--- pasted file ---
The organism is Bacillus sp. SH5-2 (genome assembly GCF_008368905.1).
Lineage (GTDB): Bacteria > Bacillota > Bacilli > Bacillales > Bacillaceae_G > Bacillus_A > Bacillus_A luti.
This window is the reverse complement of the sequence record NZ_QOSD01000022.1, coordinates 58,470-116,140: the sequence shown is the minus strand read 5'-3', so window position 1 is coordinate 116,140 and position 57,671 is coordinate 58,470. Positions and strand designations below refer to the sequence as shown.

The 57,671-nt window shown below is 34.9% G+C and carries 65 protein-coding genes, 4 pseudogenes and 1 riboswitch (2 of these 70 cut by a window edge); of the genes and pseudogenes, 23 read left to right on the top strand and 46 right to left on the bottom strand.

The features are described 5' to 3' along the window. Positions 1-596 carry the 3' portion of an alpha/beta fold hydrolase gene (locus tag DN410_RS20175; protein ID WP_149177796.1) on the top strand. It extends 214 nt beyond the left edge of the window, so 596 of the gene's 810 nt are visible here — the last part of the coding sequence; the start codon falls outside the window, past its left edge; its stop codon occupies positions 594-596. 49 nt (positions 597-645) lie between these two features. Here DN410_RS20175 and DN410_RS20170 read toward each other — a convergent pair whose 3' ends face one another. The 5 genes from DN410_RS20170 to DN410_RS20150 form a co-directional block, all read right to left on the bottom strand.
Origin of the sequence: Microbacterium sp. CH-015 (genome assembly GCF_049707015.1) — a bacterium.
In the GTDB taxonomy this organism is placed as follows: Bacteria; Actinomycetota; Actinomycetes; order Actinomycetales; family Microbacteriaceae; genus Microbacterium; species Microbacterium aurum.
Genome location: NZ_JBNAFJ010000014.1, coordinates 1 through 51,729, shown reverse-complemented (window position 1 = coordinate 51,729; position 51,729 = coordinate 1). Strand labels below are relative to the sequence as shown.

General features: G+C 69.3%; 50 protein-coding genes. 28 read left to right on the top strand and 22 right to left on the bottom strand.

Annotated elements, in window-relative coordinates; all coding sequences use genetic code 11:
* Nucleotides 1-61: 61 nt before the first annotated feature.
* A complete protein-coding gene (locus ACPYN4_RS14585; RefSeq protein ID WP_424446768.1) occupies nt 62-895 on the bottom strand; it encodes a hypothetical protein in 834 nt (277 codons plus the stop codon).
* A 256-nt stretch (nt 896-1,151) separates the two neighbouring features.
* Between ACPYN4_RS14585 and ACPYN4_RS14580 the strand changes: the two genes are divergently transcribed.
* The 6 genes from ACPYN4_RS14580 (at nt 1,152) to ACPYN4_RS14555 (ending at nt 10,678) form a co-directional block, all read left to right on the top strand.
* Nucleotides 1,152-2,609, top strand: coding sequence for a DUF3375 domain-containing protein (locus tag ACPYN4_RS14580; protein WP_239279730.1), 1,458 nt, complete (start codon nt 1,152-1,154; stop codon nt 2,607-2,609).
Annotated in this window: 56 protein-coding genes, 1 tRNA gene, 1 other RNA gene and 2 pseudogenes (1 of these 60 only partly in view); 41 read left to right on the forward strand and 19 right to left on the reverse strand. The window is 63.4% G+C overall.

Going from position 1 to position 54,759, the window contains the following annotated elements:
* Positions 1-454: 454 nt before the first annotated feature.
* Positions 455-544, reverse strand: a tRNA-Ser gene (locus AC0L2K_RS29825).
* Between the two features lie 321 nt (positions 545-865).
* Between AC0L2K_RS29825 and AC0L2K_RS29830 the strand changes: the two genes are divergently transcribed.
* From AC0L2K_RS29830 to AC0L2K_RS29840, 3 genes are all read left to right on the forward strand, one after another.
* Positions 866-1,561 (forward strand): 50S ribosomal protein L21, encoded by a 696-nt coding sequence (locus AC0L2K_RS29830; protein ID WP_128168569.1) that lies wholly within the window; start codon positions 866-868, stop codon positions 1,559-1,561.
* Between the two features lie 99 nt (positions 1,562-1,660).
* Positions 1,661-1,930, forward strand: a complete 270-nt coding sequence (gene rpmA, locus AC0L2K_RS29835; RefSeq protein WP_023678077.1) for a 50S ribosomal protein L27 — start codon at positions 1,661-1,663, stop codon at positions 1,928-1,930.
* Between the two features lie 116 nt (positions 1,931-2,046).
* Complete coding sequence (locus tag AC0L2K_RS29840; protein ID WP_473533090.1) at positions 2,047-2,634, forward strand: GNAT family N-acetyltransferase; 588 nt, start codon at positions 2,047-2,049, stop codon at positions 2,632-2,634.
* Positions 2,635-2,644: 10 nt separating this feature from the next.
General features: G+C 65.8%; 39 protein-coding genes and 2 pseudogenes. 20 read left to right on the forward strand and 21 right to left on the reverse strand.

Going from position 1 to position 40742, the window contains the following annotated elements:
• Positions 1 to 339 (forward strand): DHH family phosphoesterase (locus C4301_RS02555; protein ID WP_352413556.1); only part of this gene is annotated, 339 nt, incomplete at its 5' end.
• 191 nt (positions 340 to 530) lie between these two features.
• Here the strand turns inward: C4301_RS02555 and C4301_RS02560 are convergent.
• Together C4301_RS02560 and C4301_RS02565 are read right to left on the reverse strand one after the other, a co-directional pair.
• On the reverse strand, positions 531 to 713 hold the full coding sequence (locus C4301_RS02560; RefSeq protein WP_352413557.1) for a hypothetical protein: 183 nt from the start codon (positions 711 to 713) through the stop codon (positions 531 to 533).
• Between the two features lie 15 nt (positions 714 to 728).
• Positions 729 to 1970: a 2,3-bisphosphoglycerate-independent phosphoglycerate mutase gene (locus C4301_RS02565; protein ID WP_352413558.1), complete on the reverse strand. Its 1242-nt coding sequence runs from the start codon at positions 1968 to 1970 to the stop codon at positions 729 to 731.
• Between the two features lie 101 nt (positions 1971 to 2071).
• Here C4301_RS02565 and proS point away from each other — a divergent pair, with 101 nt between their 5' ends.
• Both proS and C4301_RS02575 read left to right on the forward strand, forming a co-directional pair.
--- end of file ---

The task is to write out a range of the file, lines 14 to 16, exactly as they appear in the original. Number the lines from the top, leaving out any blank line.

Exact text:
* Between ACPYN4_RS14585 and ACPYN4_RS14580 the strand changes: the two genes are divergently transcribed.
* The 6 genes from ACPYN4_RS14580 (at nt 1,152) to ACPYN4_RS14555 (ending at nt 10,678) form a co-directional block, all read left to right on the top strand.
* Nucleotides 1,152-2,609, top strand: coding sequence for a DUF3375 domain-containing protein (locus tag ACPYN4_RS14580; protein WP_239279730.1), 1,458 nt, complete (start codon nt 1,152-1,154; stop codon nt 2,607-2,609).